Two reports in today’s press show that the Otter Restoration Project is proving to be highly controversial.
From today’s Western Morning News:
ENVIRONMENT: A major floodplain restoration project has come up against opposition from campaigners who argue green landscape will be lost to mudflats amid two years of disruptive works. Philip Bowern reports.
A PLAN to ‘restore’ the lower reaches of Devon’s River Otter (pictured above by Helen Dart) by breaking through flood barriers and allowing a flood plain to develop has come in for opposition from a group fighting the move.
East Devon district council is considering an application presented by the Environment Agency for the Lower Otter Restoration Project. The applicants say they are working with local people and partner organisations, including Clinton Devon Estates, to “adapt and improve the downstream part of the River Otter, its estuary and its immediate surroundings for future generations.”
The scheme, which reconnects the river to its floodplain, will create what the applicants say is an increased area washed by the tides and bring “significant biodiversity benefits.” The Environment Agency says it believes the scheme will compensate for lost areas of inter-tidal habitat in other coastal sites, like the Exe estuary, which have been “squeezed” due to increased development at the coast and the building of coastal defences.
But a group of local people are opposing the plans. They have formed a campaign group called Stop the Otter Swamp and are calling on others to object to the proposals to East Devon council before the advertised deadline for comments on Friday November 13. In their leaflets they warn the proposals will bring about major unwanted changes.
They say: “Residents were taken by surprise when a planning application was lodged at the end of September quite unlike previous proposals, including major construction works in a huge area of land. Few people were informed about it, and most are still completely unaware of a proposal which is of widespread significance.”
The application covers 151 hectares of land in the parishes of East Budleigh, Budleigh Salterton and Otterton, stretching from the Lime Kiln Car Park to an area south of Frogmore House in the the Lower Otter Valley.
Part of the plan would relocate the Budleigh Salterton cricket club away from its current flood-prone site and also, the applicants say, secure the livelihoods of tenant farmers in the area as well as maintain access to South Farm.
But the protesters claim: “If approved, it will destroy the Otter Valley as we know it forever. The green landscape will be replaced by mud flats; trees will be felled; wildlife species such as owls, otters, bats and beavers will be lost and the nature reserve will be disturbed by major building works lasting at least two years.”
The original plan for the changes, which date back three years to 2017, came from landowners the Clinton Devon Estate. The Environment Agency backed the proposals because it has a statutory need to compensate for the loss of mud flats on the nearby Exe estuary.
In a summary of the proposals the applicants say: “The natural environment of the Otter estuary has, for hundreds of years, been modified by humans. These changes have led to a disruption of natural processes with the river no longer able to adapt and move naturally across the floodplain as it once did, nor can it cope effectively with flooding events, which are more prevalent due to climate change. There is a strong argument to take action.”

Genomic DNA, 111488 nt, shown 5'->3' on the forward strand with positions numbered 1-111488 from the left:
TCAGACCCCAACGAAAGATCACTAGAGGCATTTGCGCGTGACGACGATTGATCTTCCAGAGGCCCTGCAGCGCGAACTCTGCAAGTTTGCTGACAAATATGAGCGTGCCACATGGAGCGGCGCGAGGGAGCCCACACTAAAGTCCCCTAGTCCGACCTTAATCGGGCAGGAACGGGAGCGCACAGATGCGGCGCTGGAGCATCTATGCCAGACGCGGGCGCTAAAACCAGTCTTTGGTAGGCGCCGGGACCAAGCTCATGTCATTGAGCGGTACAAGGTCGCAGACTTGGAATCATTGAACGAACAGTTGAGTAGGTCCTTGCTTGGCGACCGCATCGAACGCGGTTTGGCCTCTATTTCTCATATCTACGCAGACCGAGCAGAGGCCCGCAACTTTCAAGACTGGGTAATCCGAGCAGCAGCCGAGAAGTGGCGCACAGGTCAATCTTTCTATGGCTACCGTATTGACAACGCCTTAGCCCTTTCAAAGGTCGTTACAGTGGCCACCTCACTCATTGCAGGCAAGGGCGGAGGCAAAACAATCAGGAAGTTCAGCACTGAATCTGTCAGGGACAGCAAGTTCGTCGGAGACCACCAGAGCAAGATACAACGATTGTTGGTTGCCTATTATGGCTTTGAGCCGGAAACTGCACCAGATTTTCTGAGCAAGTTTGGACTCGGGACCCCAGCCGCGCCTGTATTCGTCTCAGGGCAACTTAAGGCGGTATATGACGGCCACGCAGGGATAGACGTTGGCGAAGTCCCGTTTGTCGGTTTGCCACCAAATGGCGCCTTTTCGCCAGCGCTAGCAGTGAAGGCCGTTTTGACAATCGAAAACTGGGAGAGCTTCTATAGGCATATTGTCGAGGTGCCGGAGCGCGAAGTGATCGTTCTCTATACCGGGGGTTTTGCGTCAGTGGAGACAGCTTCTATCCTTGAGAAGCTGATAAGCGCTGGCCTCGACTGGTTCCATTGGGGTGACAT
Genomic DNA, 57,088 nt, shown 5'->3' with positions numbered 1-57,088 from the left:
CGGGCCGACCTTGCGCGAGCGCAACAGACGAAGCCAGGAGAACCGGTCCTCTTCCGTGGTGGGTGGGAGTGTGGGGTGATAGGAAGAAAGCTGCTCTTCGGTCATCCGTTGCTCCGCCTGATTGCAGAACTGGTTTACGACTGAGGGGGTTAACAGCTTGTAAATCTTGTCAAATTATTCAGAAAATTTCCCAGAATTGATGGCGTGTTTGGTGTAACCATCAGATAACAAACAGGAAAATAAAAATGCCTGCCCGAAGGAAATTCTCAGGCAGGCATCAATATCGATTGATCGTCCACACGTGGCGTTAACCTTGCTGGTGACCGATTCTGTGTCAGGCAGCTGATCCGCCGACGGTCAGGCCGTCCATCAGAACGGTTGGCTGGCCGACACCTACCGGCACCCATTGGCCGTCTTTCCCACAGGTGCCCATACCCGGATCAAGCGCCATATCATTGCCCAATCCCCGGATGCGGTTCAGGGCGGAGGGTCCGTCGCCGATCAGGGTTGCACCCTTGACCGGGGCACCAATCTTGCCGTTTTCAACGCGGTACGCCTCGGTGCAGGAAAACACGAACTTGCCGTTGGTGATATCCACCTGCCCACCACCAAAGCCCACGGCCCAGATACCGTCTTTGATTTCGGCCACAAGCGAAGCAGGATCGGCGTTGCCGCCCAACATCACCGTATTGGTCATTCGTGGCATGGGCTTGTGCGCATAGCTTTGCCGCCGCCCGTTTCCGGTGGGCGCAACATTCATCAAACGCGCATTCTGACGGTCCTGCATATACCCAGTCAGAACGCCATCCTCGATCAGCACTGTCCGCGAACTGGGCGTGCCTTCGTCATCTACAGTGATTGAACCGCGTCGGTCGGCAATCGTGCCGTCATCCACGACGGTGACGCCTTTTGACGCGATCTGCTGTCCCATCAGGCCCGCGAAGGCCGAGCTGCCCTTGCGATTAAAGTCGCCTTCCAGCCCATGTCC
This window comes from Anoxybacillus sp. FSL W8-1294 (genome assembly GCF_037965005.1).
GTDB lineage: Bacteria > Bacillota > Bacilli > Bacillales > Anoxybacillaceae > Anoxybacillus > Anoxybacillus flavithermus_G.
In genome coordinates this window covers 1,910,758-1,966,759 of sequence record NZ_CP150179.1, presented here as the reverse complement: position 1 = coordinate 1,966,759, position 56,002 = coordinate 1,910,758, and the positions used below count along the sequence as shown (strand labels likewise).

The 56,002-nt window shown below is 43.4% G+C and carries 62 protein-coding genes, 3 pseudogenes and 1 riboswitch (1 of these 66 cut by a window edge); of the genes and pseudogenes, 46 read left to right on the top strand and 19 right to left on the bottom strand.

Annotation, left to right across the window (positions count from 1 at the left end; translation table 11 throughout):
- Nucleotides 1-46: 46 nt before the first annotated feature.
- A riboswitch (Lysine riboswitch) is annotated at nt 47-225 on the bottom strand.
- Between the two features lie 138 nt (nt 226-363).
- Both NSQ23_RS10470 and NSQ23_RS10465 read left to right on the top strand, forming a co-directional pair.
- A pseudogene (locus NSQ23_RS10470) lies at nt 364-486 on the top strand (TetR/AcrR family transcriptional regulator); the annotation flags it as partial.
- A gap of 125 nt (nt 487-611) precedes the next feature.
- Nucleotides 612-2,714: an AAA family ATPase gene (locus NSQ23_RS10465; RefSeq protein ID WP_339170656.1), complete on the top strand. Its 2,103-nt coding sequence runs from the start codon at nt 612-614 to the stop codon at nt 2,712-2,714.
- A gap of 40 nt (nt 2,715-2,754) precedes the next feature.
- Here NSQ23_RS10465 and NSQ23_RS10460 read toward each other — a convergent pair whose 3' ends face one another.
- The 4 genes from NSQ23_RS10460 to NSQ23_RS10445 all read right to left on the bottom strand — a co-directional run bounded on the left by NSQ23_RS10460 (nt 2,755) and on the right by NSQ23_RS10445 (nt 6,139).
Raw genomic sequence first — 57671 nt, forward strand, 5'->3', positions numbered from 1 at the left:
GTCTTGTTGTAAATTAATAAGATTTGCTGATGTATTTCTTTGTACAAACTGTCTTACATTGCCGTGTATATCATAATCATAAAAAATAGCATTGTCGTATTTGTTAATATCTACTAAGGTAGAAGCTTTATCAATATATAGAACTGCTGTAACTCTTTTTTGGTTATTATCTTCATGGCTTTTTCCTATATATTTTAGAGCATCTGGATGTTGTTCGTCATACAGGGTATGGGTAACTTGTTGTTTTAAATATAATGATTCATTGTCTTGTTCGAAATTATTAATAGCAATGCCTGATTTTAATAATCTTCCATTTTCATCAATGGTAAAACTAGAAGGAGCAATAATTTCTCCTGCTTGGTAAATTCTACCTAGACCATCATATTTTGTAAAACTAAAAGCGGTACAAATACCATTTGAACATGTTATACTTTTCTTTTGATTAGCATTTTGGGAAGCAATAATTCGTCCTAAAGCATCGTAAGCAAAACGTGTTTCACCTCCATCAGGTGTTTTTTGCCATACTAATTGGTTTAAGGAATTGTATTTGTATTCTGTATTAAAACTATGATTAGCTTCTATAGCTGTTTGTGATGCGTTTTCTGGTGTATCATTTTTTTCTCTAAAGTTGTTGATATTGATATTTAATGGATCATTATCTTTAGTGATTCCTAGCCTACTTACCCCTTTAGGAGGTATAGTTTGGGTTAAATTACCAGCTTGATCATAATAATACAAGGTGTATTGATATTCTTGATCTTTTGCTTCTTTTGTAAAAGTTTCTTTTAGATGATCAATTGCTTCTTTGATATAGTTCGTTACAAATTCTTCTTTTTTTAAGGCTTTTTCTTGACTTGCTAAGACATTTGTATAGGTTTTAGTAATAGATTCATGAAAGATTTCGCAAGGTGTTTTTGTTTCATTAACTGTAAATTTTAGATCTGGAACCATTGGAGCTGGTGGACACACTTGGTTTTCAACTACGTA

They say if the plans are not approved there is a risk of further flooding of a road, continued flooding of Budleigh Salterton Cricket Club and the “catastrophic breaching of embankments.”
To comment on the plan go to the East Devon district council planning portal.
From today’s Exmouth Journal:
Act now and work with nature to future-proof our community
Kate Ponting countryside and communities officer for Clinton Estates
A stormy sky over the Otter Estuary
Walking along the South West Coast Path last week and looking at the stormy English Channel, reminded me just how much the sea has shaped our environment here in East Devon.
Two years ago, a very high tide at Budleigh Salterton contributed to the collapse of a section of the South West Coast Path. It was only thanks to the prompt work of the Environment Agency and other partners that a catastrophic breach of the embankments on the River Otter Estuary was averted.
Even so, it was still four months before the footpath could be safely reopened.
The sea is constantly changing the landscape, and climate change is speeding-up those changes so we’ll all have to prepare ourselves for more stormy weather and rising sea levels.
Unless we act soon, nature will certainly breach the man-made embankments of the lower River Otter and the Otter Estuary; eroding the footpath, flooding the cricket club, threatening access to homes and businesses and exposing an old municipal tip.
The Lower Otter Restoration Project, a partnership which includes the Pebblebed Heaths Conservation Trust, has come up with a solution to this problem.
It will mean raising South Farm Road and building a new road bridge to protect access to the area, working to save the South West Coast Path, protecting the redundant tip and relocating the cricket club. It will also recreate a rare wetland habitat which will provide a home for many threatened and endangered species.
Thanks to a time-limited funding package from the EU’s Interreg programme, we have a small window of opportunity to realign the Lower Otter and the Otter Estuary with its natural floodplain through a carefully managed programme of work.
Change will come to the lower Otter valley, the sea and the climate will see to that.
We have two alternatives: do nothing and accept we will have to deal with whatever the changes bring, or act now and work with nature to future-proof our community and protect a much-loved amenity